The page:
OTTAWA — As the country enters its 13th week since the COVID-19 pandemic clamped down hard on the Canadian economy, Prime Minister Justin Trudeau concedes it's time the country gets a better look at the state of the federal government's finances.
But he is also managing expectations, saying this peek into the federal balance sheet will not satisfy opposition parties' calls for a full economic update.
Instead, Trudeau is promising to deliver a "snapshot" of the federal finances in the House of Commons July 8.
"I think it will be useful for people to see the scale and the details on everything we have put out," Trudeau said during a press conference in front of his Rideau Cottage residence Wednesday.
The Liberals had scheduled the release of the 2020 federal budget in March but postponed it indefinitely when public health officials began placing restrictions on public gatherings due to COVID-19.
Since then, the Trudeau government has faced growing calls to release plans for an economic and fiscal update.
Uncertainty from the pandemic makes meaningful forecasts impossible, Trudeau says.
"I've consistently said an economic and fiscal update would be unrealistic right now because it automatically includes projections for a year, three years, five years ahead of time which, quite frankly, we couldn't make any responsible predictions about it," Trudeau said Wednesday.
That's why he is warning the financial details to be delivered in July will not be a full economic update, but rather a slimmed-down version, detailing government spending measures that have been rolled out so far during the pandemic with some short-term spending estimates.
Every two weeks, the Liberals have updated the Commons finance committee on the emergency COVID-19 spending measures and those reports will form the basis of what will be presented July 8, he explained.
"We will gather all that together along with a sense of where we are, comparisons to where we are compared other countries, and some estimates on where we could be in the coming months," Trudeau said.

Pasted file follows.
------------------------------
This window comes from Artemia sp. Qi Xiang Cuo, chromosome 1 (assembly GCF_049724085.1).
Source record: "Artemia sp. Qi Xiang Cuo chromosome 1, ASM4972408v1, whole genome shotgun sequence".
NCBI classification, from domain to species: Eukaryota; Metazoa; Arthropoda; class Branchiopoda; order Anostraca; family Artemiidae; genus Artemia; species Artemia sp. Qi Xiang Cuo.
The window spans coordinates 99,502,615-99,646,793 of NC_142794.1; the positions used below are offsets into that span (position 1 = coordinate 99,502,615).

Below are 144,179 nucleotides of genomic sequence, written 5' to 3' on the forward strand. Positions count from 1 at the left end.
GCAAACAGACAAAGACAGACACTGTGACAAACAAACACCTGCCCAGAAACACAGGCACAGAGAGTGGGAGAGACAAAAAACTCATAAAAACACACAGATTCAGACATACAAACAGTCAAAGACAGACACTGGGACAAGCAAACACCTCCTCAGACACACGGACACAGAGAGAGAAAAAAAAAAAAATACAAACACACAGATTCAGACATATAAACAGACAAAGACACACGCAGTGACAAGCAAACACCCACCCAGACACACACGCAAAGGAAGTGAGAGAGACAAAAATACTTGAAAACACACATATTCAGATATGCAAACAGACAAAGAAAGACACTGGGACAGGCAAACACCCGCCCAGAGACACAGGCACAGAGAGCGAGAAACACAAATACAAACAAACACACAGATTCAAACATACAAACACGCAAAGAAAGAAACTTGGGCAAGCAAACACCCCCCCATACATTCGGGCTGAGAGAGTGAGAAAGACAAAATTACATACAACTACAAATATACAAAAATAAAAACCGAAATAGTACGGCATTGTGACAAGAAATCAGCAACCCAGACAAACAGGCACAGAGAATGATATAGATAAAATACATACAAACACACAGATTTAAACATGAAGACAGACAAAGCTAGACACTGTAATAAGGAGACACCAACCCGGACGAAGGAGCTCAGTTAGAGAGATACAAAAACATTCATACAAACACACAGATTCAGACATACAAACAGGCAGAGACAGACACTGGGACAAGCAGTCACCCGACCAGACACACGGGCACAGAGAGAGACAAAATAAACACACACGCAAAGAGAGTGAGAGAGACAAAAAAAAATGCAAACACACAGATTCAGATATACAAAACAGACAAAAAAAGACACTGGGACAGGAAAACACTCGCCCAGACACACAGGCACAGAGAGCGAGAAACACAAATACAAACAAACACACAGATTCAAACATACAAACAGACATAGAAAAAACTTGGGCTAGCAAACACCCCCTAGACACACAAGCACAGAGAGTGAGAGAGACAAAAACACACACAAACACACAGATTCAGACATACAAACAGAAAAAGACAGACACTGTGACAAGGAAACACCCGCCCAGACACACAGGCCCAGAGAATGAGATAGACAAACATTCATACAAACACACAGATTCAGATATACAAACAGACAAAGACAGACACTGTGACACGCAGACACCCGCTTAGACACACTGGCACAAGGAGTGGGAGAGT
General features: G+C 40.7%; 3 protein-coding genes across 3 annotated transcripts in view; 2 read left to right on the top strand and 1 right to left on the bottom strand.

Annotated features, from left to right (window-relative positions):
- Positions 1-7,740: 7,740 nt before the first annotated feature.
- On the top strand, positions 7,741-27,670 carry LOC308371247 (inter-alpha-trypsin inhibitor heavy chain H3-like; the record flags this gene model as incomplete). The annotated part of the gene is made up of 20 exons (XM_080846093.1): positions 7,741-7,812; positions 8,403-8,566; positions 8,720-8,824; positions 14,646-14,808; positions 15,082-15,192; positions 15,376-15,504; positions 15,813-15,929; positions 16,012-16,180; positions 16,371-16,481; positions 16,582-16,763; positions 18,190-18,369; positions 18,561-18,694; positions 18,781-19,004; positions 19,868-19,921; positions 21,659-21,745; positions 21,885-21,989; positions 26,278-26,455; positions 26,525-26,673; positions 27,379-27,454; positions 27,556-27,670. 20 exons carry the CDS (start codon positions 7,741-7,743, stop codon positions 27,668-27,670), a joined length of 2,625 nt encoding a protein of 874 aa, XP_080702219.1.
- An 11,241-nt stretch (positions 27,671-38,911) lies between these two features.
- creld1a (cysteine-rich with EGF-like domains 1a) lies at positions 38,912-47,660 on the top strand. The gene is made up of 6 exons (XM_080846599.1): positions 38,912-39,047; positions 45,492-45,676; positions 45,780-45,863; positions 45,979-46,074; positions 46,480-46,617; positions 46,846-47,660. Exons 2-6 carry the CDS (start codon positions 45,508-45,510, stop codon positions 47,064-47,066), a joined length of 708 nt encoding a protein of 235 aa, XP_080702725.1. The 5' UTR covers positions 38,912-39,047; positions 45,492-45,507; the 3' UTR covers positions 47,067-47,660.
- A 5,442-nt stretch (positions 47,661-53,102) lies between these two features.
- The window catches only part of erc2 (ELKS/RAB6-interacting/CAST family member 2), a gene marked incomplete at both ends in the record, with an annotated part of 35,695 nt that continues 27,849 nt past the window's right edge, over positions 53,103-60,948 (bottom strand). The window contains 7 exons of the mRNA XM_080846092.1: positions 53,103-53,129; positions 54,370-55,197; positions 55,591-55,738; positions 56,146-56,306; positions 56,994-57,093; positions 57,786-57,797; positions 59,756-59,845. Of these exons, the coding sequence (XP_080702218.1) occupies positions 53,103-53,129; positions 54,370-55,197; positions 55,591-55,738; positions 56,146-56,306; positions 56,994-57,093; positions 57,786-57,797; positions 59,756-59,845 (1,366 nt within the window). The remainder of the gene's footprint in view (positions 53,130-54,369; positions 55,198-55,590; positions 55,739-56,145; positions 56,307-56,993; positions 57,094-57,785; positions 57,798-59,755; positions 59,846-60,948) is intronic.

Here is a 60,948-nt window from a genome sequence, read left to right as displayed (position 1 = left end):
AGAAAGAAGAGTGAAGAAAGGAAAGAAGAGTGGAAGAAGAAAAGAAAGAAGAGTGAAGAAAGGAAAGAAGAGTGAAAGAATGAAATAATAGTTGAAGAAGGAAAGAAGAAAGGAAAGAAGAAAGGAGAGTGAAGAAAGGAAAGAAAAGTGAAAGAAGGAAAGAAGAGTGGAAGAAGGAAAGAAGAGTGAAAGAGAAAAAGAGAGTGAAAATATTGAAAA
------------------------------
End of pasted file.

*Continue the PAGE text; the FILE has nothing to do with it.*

"But this will not be an economic update, it will be more of a snapshot or a portrait of where we are right now."
Revenues have plunged and expenses have soared: millions of workers stopped earning incomes as their workplaces shut down and started collecting benefits instead. That's sent estimates of the federal deficit into orbit, to $250 billion or more.
Trudeau said the situation demanded the biggest government response in our lifetimes.
Bloc Quebecois Leader Yves-Francois Blanchet accused the Liberals of waiting until the middle of summer to release the fiscal "snapshot" at a time Canadians are less likely to be paying attention.
"I think it is quite another lack of respect for Parliament," he told reporters Wednesday.
He accused Trudeau of acting like a "king" by not supporting requests to allow Parliament to continue operating normally through the summer in a hybrid format — with some MPs taking part in proceedings in the House of Commons chamber and some participating virtually — to improve the emergency aid programs.
"I know Canada is a monarchy, but I didn't know it had an actual king — and somebody who decides everything and makes a show of it on a daily basis and does not answer to Parliament does look like a monarchy," Blanchet said.
Trudeau reacted by saying the Bloc Quebecois and the Conservatives may be upset their attempts to get Parliament to resume full sittings over the summer didn't win majority support in the Commons, but this doesn't mean the country is suddenly being run by dictatorship.
"It's sort of irresponsible and it undermines I think the strength of our democracy that we've been able to show through this crisis the strength of our institutions that continue to do really important work, not just to help Canadians during this crisis but to remain accountable and engaged in our democratic processes."
As for when there will be a full fiscal update and budget, Trudeau said the government is "still very much responding to an immediate situation."
"We will continue to reflect on when that time could be right as the situation stabilizes."
This report by The Canadian Press was first published June 17, 2020.
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Teresa Wright, The Canadian Press